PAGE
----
California Lawmakers Debate Teleconference Versus In-Person Meetings for Student Governing Bodies

California Lawmakers Debate Teleconference Versus In-Person Meetings for Student Governing Bodies

The campus of Orange Coast College in Costa Mesa, Calif., on Oct. 4, 2020. (John Fredricks/The Epoch Times)

Micaela Ricaforte
Micaela Ricaforte


Updated: 6/6/2024


A California bill would alter California’s open meeting laws to allow student body associations of community colleges to host meetings via teleconference.
State Assembly Bill 1855, authored by Assemblymember Joaquin Arambula, would allow community college boards and student associations to use teleconferencing without meeting all of the requirements of the Ralph M. Brown Act, a 1953 law that guarantees the public’s right to attend and participate in meetings of local legislative bodies.
During the COVID-19 pandemic, Gov. Gavin Newsom made several temporary changes to the Brown Act to allow for fully virtual meetings. However, once he ended the COVID-19 state of emergency in February 2023, full Brown Act rules were reinstated.
However, since then some have advocated for increased use of teleconferencing, arguing it gives the public greater access and opportunity to participate.
“During the COVID-19 public health emergency, audio and video teleconferencing was successfully used to increase participation and protect the health and safety of civil servants and the public,” Mr. Arambula stated in an April analysis of the bill. “It is time to update the [Brown] Act to reflect modern times and new challenges faced by our students.”
He argued that the act’s current provisions “may serve as a barrier to access for students who are disabled, have limited access to transportation, or are otherwise unable to participate in the meetings in person.”
If Assembly Bill 1855 is approved, such community college associations won’t have to meet some of the agenda notification requirements of the act; make teleconference locations accessible to the public; and won’t have to have a quorum of members of the student body association participate from locations within the boundaries of their represented area.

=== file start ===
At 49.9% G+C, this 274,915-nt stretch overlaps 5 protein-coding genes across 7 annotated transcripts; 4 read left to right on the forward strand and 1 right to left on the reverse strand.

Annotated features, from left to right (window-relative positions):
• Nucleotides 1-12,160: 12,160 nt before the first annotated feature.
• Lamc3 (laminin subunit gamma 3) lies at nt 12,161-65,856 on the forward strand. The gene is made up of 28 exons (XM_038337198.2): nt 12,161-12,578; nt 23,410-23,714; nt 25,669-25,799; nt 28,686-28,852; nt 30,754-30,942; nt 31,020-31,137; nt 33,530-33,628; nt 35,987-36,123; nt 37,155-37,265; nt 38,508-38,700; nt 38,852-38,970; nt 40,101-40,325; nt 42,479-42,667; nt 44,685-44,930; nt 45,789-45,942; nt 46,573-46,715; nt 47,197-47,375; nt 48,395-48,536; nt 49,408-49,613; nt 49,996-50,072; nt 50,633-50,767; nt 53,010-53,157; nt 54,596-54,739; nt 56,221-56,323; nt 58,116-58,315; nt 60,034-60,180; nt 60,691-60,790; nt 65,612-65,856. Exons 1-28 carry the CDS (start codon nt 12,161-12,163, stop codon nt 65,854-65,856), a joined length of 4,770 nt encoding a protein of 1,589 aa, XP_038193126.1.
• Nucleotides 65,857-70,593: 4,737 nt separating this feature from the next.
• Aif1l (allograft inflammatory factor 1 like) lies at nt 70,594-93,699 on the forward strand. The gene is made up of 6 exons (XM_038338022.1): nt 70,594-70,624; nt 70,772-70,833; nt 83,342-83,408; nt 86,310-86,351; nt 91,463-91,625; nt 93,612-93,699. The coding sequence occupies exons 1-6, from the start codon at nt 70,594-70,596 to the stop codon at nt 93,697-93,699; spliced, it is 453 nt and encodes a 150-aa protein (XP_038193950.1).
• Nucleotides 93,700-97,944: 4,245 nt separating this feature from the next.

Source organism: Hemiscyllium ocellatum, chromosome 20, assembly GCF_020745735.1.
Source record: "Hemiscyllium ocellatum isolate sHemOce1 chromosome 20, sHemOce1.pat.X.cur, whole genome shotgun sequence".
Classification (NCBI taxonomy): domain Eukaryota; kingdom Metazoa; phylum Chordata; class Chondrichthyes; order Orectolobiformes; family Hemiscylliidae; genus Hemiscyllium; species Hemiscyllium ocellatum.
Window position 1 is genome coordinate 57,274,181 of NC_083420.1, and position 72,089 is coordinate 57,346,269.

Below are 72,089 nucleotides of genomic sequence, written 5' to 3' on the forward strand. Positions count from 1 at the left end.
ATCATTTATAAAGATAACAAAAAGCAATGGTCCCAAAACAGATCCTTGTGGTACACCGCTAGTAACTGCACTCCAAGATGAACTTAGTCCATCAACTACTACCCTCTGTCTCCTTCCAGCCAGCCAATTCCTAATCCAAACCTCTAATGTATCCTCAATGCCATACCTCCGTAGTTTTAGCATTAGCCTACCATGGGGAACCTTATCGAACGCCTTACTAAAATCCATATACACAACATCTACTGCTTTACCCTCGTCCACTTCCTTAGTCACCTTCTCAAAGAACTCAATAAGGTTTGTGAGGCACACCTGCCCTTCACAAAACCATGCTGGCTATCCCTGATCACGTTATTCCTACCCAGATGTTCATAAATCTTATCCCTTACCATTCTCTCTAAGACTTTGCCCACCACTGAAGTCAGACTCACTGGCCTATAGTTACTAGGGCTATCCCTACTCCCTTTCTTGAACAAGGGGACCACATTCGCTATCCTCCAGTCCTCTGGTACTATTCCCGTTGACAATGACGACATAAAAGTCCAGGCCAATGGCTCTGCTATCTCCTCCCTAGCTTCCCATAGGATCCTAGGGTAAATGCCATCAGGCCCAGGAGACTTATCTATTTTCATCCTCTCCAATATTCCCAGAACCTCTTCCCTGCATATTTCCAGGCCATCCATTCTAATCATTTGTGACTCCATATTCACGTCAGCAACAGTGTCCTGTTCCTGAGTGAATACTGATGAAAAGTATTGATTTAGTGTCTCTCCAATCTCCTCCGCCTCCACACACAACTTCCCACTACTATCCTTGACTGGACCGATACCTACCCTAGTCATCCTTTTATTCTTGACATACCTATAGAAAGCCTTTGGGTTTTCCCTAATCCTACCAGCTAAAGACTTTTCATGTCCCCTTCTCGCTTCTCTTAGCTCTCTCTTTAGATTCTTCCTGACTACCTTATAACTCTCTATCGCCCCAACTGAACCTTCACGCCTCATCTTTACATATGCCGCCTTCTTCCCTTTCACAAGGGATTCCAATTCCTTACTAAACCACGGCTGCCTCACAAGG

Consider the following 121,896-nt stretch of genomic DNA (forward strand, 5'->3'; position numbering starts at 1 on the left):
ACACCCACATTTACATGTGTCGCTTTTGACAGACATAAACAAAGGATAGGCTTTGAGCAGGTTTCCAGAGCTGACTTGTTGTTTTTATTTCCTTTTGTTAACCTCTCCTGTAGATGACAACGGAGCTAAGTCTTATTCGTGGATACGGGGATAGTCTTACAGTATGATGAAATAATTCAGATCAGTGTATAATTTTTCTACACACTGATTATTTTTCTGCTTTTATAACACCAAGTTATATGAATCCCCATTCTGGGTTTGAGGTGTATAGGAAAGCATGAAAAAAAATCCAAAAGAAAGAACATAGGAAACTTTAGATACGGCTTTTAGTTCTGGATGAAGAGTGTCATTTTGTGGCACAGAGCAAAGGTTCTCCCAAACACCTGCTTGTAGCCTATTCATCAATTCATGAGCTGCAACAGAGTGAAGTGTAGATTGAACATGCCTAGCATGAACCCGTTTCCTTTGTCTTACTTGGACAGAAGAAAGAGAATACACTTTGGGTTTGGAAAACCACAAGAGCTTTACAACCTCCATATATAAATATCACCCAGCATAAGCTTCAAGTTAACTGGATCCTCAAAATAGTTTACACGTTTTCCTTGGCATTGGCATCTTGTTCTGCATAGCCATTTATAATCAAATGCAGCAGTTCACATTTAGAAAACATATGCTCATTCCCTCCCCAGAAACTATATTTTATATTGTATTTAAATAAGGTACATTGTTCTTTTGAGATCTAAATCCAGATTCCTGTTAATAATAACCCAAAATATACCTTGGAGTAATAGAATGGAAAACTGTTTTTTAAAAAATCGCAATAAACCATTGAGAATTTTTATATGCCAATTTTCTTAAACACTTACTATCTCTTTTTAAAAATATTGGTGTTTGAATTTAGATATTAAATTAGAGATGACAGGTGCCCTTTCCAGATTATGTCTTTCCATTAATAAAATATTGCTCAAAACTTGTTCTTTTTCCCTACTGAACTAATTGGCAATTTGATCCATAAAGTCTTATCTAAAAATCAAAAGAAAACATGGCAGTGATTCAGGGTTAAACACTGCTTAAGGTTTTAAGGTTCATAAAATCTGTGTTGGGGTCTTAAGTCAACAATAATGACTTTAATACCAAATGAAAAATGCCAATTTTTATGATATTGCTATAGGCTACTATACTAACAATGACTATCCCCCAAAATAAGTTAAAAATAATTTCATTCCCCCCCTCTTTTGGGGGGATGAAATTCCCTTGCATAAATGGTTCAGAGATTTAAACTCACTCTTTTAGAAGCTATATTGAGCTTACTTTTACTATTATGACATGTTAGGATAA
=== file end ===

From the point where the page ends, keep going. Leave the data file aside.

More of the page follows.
However, in order for a student association to meet via teleconference it must have a quorum of members present, post meeting agendas and give members notice of the means by which they can access the meeting and make comments, The associations using teleconferencing would also have to have have oversight by the community college’s board of trustees.
“Students should be able to participate in their student body associations without threat to safety, privacy, or accessibility,” Mr. Arambula said.
The Student Senate for California Community Colleges, which is the official representative body for all 1.8 million California community college students, who sponsored the bill, says current Brown Act requirements “result in inequitable access to student-run legislative bodies and threaten the safety and privacy of students with extenuating circumstances.”
“Vulnerable students, including minors who are dually enrolled in high school and community college, undocumented students, students with disabilities, student survivors of domestic violence, and others may be disincentivized from participating in student-run legislative bodies due to these requirements,” the group wrote in support of the bill.
However, a number of journalism groups, including the associations of California News Publishers, California Broadcasters Association, the Journalism Association of Community Colleges, and the First Amendment Coalition, said in the April analysis, “this bill is not necessary to achieve its supporters’ stated purpose.”
“The proponents of this legislation claim to increase transparency through remote participation,” the groups wrote in a joint statement. “It is true that remote participation for members of the public does so. And there is nothing preventing any agency covered by the Brown Act from providing such remote access to in person meetings, increasing options for the press and public to observe and engage.”
The bill passed the Assembly April 22 on a 53-12 and underwent a first hearing in the Senate’s Education Committee May 25 and will be amended and read in the same committee a second time in the coming weeks.

Micaela Ricaforte covers education in Southern California for The Epoch Times. In addition to writing, she is passionate about music, books, and coffee.

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